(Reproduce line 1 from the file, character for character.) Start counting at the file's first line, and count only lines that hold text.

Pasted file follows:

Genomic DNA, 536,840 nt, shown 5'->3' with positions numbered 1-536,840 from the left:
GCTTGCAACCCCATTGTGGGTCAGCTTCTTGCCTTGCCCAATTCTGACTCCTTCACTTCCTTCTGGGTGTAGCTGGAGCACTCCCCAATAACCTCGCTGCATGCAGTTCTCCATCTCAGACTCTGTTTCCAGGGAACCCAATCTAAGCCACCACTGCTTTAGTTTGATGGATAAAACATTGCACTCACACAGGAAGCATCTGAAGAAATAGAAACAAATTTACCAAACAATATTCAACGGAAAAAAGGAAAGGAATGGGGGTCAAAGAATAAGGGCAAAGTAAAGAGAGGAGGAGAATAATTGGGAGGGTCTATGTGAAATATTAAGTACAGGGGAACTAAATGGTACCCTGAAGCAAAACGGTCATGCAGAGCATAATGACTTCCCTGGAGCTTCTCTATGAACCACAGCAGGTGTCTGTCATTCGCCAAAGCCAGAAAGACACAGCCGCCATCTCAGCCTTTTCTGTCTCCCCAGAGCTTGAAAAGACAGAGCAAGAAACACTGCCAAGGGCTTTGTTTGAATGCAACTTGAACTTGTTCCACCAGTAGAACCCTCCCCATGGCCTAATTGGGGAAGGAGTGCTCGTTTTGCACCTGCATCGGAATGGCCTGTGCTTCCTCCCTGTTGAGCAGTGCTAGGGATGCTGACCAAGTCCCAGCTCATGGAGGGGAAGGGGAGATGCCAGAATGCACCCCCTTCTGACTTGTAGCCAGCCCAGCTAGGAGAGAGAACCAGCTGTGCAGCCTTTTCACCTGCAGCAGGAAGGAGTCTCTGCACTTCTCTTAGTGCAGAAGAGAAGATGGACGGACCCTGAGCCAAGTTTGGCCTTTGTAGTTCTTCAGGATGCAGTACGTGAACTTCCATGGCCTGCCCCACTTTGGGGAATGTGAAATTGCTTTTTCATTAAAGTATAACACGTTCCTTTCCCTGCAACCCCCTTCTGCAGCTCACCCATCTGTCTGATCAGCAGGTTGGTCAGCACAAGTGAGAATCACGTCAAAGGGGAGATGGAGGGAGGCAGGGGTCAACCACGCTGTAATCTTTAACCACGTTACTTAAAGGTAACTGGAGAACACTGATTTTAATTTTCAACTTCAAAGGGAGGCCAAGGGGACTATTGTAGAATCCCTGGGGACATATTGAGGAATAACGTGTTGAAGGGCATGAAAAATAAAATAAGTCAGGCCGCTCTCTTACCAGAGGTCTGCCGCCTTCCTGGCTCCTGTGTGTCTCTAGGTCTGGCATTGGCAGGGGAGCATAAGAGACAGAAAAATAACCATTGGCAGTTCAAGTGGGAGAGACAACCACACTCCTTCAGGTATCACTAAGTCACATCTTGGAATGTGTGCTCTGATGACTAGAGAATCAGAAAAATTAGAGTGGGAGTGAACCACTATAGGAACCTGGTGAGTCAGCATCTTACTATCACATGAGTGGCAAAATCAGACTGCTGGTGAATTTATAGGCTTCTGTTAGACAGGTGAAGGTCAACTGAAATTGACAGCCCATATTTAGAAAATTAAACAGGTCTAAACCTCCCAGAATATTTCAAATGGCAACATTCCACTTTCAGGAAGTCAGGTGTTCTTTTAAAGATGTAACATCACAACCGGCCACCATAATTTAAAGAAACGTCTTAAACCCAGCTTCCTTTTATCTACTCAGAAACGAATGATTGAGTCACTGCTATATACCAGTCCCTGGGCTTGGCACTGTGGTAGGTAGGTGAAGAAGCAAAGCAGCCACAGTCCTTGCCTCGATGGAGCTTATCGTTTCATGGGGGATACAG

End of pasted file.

Genomic DNA, 536,840 nt, shown 5'->3' with positions numbered 1-536,840 from the left: